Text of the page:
|Height of average adult||
Around 7 ft
|Ministry of Magic Classification||
- "The oldest recorded merpeople were known as sirens (Greece) and it is in warmer waters that we find the beautiful mermaids for frequently depicted in Muggle literature and painting. The selkies of Scotland and the Merrows of Ireland are less beautiful, but they share that love of music which is common to all merpeople."
- —Fantastic Beasts and Where to Find Them
Merpeople are sentient beings (or beasts, as they want nothing to do with the likes of vampires and hags) that live underwater, and are found all over the world. Their customs and habits are mysterious, and, like the centaurs, they refused being status in favour of beast. Merpeople can breathe above the waves for a time, but it is unclear if they can ever truly leave their habitat.
The merpeople of Hogwarts have greyish skin and long, wild, dark green tentacles. Their eyes are yellow, as are their broken teeth, and they wear thick ropes of pebbles around their necks as necklaces. Their powerful, silver fish tails allow them to swim expertly, while the upper parts of their bodies resemble those of humans. Merpeople are also very tall, and during the second task, Harry encountered one in the lake near Hogwarts who was seven feet tall with a long green beard and a choker of shark fangs, carrying a spear. They have been known to keep Grindylows as pets, and use Lobalugs as weapons. One tribe even managed to capture and domesticate a Hippocampus.
They were used during the Triwizard Tournament of 1994. A year later, Sirius Black revealed that Dolores Umbridge once requested the Ministry to have Merpeople rounded up and tagged, due to her hatred to half-breeds, though Merpeople are in fact a separate species of their own, not a mixed species between fish and human. Regardless of Umbridge's misunderstandings and hatred, this suggestion was never put into practice.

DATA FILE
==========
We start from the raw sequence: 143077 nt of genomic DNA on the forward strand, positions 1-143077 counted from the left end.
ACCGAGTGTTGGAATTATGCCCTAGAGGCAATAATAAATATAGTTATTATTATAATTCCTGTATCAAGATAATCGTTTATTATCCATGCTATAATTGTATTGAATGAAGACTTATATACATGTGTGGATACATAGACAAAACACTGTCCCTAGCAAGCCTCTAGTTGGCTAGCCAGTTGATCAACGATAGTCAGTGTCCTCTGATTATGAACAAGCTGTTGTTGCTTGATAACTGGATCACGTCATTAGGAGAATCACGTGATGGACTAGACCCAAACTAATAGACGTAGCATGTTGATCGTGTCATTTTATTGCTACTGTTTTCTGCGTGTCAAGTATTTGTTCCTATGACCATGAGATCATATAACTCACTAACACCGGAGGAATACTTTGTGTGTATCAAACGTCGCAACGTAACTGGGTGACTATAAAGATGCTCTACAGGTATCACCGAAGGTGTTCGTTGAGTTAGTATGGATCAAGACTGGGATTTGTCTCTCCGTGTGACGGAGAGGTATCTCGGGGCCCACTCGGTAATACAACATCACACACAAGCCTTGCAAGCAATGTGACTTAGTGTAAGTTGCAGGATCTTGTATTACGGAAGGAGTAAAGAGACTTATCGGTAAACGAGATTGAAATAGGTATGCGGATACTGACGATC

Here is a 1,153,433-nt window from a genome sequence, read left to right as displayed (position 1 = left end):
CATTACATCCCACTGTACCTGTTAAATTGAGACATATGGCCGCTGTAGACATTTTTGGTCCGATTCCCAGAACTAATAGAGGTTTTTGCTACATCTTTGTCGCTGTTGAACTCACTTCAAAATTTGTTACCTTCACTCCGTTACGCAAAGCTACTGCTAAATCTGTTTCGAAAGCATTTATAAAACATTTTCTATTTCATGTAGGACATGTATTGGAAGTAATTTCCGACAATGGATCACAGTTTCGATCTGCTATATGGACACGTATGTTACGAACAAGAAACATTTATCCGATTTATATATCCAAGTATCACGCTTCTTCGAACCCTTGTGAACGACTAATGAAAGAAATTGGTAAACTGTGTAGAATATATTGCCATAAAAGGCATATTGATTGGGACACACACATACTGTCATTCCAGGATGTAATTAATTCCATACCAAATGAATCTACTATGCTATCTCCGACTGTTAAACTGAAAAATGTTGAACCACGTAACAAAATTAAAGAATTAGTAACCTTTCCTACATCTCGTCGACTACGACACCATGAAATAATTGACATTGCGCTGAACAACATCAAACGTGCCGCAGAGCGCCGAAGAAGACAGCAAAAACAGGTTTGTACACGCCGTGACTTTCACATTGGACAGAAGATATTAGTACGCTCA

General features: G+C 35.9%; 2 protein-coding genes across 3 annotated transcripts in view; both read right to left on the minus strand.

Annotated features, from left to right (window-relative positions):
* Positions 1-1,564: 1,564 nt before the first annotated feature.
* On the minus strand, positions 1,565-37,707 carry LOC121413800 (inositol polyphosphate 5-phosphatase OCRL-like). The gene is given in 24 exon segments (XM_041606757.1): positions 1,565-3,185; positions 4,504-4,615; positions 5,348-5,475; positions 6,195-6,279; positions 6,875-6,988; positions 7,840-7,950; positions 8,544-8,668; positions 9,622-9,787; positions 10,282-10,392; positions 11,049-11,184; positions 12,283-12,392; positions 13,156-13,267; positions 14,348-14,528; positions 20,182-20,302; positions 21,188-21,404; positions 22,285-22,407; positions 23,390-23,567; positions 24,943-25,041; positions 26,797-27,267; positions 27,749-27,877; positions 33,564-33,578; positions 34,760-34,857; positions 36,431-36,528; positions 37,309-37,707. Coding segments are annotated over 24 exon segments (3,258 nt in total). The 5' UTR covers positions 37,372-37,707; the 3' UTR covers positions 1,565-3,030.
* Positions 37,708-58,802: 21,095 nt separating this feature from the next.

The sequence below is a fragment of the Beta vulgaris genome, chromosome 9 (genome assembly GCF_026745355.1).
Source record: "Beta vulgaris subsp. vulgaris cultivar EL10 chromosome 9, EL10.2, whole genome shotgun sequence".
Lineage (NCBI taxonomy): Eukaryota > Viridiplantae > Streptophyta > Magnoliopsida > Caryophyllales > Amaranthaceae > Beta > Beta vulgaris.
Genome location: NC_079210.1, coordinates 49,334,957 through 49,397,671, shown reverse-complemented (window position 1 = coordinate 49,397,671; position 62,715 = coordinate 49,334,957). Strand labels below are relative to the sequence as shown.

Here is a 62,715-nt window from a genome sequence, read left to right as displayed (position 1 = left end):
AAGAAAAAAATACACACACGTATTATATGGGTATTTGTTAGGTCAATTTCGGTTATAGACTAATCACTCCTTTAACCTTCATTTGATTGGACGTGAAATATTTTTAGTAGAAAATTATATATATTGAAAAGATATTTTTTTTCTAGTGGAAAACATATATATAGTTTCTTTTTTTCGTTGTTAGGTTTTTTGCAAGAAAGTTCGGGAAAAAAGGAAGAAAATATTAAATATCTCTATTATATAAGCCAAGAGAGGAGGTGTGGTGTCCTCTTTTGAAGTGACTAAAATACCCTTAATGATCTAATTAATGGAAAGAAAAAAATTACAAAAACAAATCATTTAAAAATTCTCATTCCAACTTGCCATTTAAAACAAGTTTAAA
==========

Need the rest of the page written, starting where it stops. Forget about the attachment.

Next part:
Society and CultureEdit
Merpeople society is based around organised communities, and they have a great love of music. Their language is known as Mermish, and only a few wizards know how to speak it. However, since their language can only be heard properly underwater, it sounds like a loud screeching when spoken above water.
The term "Merpeople" is an umbrella term. There are several distinct sub-species around the world. Sirens of Greece are the earliest recorded Merpeople, and are often depicted in Muggle literature and paintings as beautiful women who sing to lure sailors to their deaths. The Selkies of Scotland, and the Merrows of Ireland, are less pleasing to the eye. However, despite their physical differences, they all retain their love of music.
Behind the scenesEdit
- According to W.O.M.B.A.T., it is possible that freshwater merpeople are less warlike than salt-water merpeople.
- In LEGO Harry Potter: Years 1-4, the merpeople actually attack, whereas in the film and book they only confronted Harry when he tried to take more than his own hostage, but even then they only threatened to attack.
- In the handheld versions of LEGO Harry Potter: Years 5-7, there are merpeople living in the Forest of Dean lake.
- Mirabella Plunkett transfigured herself into a haddock after she was forbidden to marry a merman whom she was in love with.
- In Harry Potter and the Half Blood Prince, the merpeople are described to have purple hair. However, in the LEGO set, the merperson included has reddish (also decscribed as blood-red) hair. Also, in the film, the Merpeople's hair is more yellow than green.
- Harry Potter and the Goblet of Fire (First appearance)
- Harry Potter and the Goblet of Fire (film)
- Harry Potter and the Order of the Phoenix (Mentioned only)
- Harry Potter and the Half-Blood Prince
- Harry Potter and the Half-Blood Prince (video game) (Mentioned only)
- Fantastic Beasts and Where to Find Them
- Harry Potter: A Pop-Up Book
- LEGO Harry Potter: Building the Magical World
- LEGO Harry Potter: Characters of the Magical World
- LEGO Harry Potter: Years 1-4
- LEGO Harry Potter: Years 5-7 (Handheld versions only)
- Harry Potter LEGO Sets
Notes and referencesEdit